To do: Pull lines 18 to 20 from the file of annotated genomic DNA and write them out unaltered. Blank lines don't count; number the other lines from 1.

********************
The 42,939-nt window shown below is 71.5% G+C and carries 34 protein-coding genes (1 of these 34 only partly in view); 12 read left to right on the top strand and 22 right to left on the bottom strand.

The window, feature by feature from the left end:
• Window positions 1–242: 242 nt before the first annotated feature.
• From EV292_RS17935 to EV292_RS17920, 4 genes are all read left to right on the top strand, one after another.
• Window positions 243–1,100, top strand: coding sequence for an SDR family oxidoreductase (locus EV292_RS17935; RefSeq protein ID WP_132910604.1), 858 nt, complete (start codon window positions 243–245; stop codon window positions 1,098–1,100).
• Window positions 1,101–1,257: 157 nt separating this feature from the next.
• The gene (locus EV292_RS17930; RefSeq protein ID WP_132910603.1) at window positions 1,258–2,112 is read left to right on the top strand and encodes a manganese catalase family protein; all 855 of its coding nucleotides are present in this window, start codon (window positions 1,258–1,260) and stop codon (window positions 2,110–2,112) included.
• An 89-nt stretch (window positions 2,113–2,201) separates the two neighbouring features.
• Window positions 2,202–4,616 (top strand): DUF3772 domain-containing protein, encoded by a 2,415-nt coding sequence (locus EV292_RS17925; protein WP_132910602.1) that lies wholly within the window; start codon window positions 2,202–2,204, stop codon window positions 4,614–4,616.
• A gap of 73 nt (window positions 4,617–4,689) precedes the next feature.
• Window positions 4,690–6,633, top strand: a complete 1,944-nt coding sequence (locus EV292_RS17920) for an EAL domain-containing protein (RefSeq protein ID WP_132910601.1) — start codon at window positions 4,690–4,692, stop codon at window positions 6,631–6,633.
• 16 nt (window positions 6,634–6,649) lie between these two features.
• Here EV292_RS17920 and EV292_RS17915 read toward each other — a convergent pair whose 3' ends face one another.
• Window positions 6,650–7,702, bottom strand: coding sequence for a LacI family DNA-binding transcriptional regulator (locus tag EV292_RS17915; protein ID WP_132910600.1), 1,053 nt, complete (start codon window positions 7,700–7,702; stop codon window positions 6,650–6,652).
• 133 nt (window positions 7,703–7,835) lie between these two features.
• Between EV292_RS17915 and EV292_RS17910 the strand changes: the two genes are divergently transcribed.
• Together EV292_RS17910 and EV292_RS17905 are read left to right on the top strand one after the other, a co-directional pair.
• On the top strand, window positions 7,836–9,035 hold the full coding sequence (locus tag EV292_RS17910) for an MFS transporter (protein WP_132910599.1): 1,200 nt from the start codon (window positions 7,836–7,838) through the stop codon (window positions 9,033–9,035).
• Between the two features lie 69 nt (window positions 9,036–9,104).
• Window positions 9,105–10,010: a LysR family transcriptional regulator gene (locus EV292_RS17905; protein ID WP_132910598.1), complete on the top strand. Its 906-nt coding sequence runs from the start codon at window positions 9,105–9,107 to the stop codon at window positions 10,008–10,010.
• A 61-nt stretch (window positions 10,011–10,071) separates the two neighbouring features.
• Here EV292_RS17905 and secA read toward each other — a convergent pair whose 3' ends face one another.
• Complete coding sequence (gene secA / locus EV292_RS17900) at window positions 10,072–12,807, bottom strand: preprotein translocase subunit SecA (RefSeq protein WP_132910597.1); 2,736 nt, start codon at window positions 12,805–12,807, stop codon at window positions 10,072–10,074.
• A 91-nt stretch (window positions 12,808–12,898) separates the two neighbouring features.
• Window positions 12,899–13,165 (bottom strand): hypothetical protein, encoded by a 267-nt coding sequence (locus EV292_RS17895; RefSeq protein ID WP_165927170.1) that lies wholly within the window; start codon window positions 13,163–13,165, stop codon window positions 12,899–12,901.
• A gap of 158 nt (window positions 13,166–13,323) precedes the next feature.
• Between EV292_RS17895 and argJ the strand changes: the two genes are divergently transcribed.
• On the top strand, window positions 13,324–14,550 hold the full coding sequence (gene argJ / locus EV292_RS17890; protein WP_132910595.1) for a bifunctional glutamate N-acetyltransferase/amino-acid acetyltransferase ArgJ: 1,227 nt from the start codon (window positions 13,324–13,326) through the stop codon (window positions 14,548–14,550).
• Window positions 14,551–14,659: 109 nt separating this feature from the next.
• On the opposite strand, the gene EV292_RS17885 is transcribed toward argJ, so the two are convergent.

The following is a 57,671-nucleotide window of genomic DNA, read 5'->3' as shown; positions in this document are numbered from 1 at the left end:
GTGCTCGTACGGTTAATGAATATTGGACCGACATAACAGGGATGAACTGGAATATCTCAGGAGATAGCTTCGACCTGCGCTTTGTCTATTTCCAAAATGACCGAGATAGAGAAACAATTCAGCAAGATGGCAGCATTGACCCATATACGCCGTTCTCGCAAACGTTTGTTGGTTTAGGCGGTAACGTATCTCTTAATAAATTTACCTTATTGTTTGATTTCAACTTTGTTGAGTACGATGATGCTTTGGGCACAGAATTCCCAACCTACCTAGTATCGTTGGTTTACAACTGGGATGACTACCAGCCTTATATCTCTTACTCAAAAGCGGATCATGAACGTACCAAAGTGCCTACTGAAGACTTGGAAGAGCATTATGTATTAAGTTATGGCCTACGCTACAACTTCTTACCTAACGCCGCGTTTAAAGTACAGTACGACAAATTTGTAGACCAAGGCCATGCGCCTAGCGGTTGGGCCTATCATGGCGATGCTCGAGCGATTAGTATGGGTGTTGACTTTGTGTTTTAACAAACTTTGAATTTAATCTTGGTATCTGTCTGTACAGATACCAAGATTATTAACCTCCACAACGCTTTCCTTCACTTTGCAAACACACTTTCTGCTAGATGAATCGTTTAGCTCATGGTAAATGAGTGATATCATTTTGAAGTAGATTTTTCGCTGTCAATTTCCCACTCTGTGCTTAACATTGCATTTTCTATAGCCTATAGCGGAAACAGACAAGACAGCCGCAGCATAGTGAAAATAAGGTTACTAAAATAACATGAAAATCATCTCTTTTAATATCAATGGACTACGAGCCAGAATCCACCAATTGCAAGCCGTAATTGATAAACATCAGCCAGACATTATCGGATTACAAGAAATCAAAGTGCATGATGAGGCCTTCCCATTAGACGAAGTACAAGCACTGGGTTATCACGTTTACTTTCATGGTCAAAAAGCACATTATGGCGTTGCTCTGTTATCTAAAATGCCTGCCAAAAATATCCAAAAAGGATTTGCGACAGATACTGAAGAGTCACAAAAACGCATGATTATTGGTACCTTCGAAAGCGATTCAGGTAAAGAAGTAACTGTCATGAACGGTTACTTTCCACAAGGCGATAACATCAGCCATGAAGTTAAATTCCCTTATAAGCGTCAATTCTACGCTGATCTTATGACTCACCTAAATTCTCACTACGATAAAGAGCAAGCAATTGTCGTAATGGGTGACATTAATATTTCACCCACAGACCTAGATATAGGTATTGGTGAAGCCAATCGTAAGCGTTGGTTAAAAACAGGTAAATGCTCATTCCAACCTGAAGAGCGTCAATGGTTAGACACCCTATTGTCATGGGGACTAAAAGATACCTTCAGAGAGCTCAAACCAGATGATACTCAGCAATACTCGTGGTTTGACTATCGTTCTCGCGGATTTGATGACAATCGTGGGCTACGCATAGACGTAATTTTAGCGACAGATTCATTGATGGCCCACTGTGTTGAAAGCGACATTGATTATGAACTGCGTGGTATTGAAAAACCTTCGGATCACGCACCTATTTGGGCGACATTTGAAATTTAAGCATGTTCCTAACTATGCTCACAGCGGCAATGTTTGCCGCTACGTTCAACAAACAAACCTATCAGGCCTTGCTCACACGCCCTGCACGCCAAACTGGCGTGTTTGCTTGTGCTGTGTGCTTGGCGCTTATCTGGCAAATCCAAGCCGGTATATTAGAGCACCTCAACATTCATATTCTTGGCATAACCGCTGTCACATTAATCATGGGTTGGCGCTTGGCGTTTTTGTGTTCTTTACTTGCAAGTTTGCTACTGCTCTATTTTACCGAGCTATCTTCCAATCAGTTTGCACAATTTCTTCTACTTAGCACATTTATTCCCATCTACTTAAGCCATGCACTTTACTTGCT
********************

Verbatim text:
• On the top strand, window positions 7,836–9,035 hold the full coding sequence (locus tag EV292_RS17910) for an MFS transporter (protein WP_132910599.1): 1,200 nt from the start codon (window positions 7,836–7,838) through the stop codon (window positions 9,033–9,035).
• Between the two features lie 69 nt (window positions 9,036–9,104).
• Window positions 9,105–10,010: a LysR family transcriptional regulator gene (locus EV292_RS17905; protein ID WP_132910598.1), complete on the top strand. Its 906-nt coding sequence runs from the start codon at window positions 9,105–9,107 to the stop codon at window positions 10,008–10,010.